What Do You Want To Know About Candle Making?
Candle Making Moulds
Moulds come in an endless variety of shapes and sizes. Here are four basic types and some home made ideas.
Metal - One piece and easy to use. They have a hole in the base. The wick comes through here. You secure it with a
screw (usually comes with the mould) and seal it from the outside with rubber putty so it doesn't leak wax when you fill
the mould. You can also buy wick plugs to seal this hole in the mould. Tie the other end of the wick to a rod or pencil
and make taut. Rest the rod over the fill-end (top) of the mould. Now the wick is straight, centred and taut. Finished
candles may have one seam to shave off with a knife, then polish with a nylon stocking. There are also seamless metal
moulds available, and multi-wick metal moulds as well.
Two piece plastic moulds. The novelty figurine candles are usually made with this kind of mould. These are more work than the metal moulds because when your candle comes out of the mould there will be a seam running around it that needs to be hand smoothed off. Some pigments stain the plastic, and use of high concentrations of scent oils will damage the plastic making them unusable.
Soft rubber moulds. These are one piece, and easier to use than the two piece rigid plastic moulds. They come in many shapes like the plastic moulds (fruit, figurines, etc.). Cooling wax inside the mould can harden and distort the shape of these sometimes. Most manufacturers recommend that you not use beeswax for rubber moulds because it damages the moulds.
Hard rubber moulds. These are not as long lasting as the other kinds of moulds and can be more expensive. Results are good and they are very easy to use.
Acrylic and Plexiglass moulds, and Glass Moulds. I have never used this type, but books have indicated
that they are easy to use, and produce excellent quality candles. The bonus here would be that you can
see your candle through them ....good for making candles with pressed flowers or herbs. I have had good
success with just sticking the herbs or flowers on the candle after it comes out of my metal or home
Other moulds and containers.
Wax coated frozen juice cans. Punch a hole for the wick through the metal bottom of the container. Tear the cans away from the hard, finished candles. You can make multiwick candles using these.
Milk cartons . They make nice candles of varying heights. I like a grouping of these large square candles, from 2 cm high to about 150 cm. The cartons just tear away when the candles are hard. You can easily make multi-wick candles using the milk cartons too. I love the patina finish on the candles you get when you use wax lined containers like milk cartons or frozen juice cans. These also make great multi-wick candles.
Canning Jars and baby food jars. Warm the jar before you pour the candle, it will reduce the incidence of bubbles forming, and help the paraffin to adhere to the sides of the jar. Glue the wick (with a wick tab) to the bottom of the jar, then pour your candle. The finished candle looks nice with the lid on and a ribbon around it for a gift. Glue whole spices to the lid for more decoration.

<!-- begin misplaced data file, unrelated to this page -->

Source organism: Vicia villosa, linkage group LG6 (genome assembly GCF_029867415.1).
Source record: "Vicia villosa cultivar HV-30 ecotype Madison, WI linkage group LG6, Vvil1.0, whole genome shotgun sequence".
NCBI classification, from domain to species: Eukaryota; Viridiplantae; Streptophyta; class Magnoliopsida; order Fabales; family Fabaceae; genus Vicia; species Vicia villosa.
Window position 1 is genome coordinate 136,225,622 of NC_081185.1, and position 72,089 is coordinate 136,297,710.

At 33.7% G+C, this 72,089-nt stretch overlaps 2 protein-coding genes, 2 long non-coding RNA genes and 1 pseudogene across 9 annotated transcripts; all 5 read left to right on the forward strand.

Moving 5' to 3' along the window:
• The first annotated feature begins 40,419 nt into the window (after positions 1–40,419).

Small paper cups. These work well for the beeswax/paraffin blend. When the candles are hard, just tear away the cups.
Yoghurt containers, plastic margarine containers, wax or foil lined cartons such as hot chocolate mix, frozen juice cans . These recycled materials can make many different sizes of pillar candles and multi-wick candles that will look great in a grouping.
Make your own rubber moulds. Use a two-part compound called RTV silicone rubber. You shape the rubber around a favourite item to have a long-lasting candle mould of that exact shape with no seams.
Terra cotta pots of all shapes and sizes are charming filled with a candle. You seal up the hole in the bottom by lining the inside with a little aluminium foil, and the outside with sealing putty. You can paint the outside of the pot with craft spray paints, or use stencils. Other crafters have found it helpful to seal the pot with non-flammable varnish so the wax and colour doesn't seep into the terra cotta.
Galvanized buckets come in nice small shapes, just perfect for candle making as well. Try making citronella candles left in the buckets for outdoor use. Citronella candle scent is available from candle making or craft supply stores.
Make some 'industrial' or very rustic looking candles using corrugated cardboard. Make a mould from a sheet of cardboard in a cylindrical shape open at both ends for a pillar candle. Set the mould on a paper plate lined with foil. Seal the base by pressing mould sealant putty all around the outside. Spray the inside of the mould and the foil on the bottom of the mould with silicone so you can peel off the card board after the candle hardens. There may be some leakage when you pour the candle, but after a few minutes it will stop as the leaks harden and form a better seal. The candle came out nice and textured from the ribs of the corrugated cardboard after I tore it away. Some of the cardboard will stick to the candle, which enhances the rustic look. Try 1 part beeswax and 3 parts paraffin with ivory colouring.
What Do You Want To Know About Candle Making?